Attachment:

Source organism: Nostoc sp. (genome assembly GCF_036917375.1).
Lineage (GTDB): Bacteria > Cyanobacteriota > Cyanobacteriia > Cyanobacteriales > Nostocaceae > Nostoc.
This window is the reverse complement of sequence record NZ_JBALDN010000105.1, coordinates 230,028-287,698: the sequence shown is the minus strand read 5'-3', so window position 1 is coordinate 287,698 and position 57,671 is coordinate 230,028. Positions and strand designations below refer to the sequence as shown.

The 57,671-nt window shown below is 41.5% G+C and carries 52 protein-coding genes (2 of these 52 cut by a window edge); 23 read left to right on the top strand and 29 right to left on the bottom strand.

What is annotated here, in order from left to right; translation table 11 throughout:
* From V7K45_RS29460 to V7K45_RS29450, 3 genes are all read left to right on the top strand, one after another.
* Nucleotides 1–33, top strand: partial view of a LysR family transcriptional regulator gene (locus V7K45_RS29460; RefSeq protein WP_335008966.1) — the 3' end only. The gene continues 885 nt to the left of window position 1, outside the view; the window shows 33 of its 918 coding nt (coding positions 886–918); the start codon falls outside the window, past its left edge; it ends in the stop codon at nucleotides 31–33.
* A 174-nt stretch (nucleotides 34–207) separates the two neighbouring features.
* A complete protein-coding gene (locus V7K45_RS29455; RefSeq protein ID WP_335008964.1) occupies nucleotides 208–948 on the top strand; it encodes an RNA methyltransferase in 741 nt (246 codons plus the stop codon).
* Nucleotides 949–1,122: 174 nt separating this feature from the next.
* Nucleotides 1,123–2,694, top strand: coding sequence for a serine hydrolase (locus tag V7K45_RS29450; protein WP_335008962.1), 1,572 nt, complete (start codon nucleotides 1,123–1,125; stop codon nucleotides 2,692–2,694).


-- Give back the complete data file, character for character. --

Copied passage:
Source organism: Nostoc sp. (genome assembly GCF_036917375.1).
Lineage (GTDB): Bacteria > Cyanobacteriota > Cyanobacteriia > Cyanobacteriales > Nostocaceae > Nostoc.
This window is the reverse complement of sequence record NZ_JBALDN010000105.1, coordinates 230,028-287,698: the sequence shown is the minus strand read 5'-3', so window position 1 is coordinate 287,698 and position 57,671 is coordinate 230,028. Positions and strand designations below refer to the sequence as shown.

The 57,671-nt window shown below is 41.5% G+C and carries 52 protein-coding genes (2 of these 52 cut by a window edge); 23 read left to right on the top strand and 29 right to left on the bottom strand.

What is annotated here, in order from left to right; translation table 11 throughout:
* From V7K45_RS29460 to V7K45_RS29450, 3 genes are all read left to right on the top strand, one after another.
* Nucleotides 1–33, top strand: partial view of a LysR family transcriptional regulator gene (locus V7K45_RS29460; RefSeq protein WP_335008966.1) — the 3' end only. The gene continues 885 nt to the left of window position 1, outside the view; the window shows 33 of its 918 coding nt (coding positions 886–918); the start codon falls outside the window, past its left edge; it ends in the stop codon at nucleotides 31–33.
* A 174-nt stretch (nucleotides 34–207) separates the two neighbouring features.
* A complete protein-coding gene (locus V7K45_RS29455; RefSeq protein ID WP_335008964.1) occupies nucleotides 208–948 on the top strand; it encodes an RNA methyltransferase in 741 nt (246 codons plus the stop codon).
* Nucleotides 949–1,122: 174 nt separating this feature from the next.
* Nucleotides 1,123–2,694, top strand: coding sequence for a serine hydrolase (locus tag V7K45_RS29450; protein WP_335008962.1), 1,572 nt, complete (start codon nucleotides 1,123–1,125; stop codon nucleotides 2,692–2,694).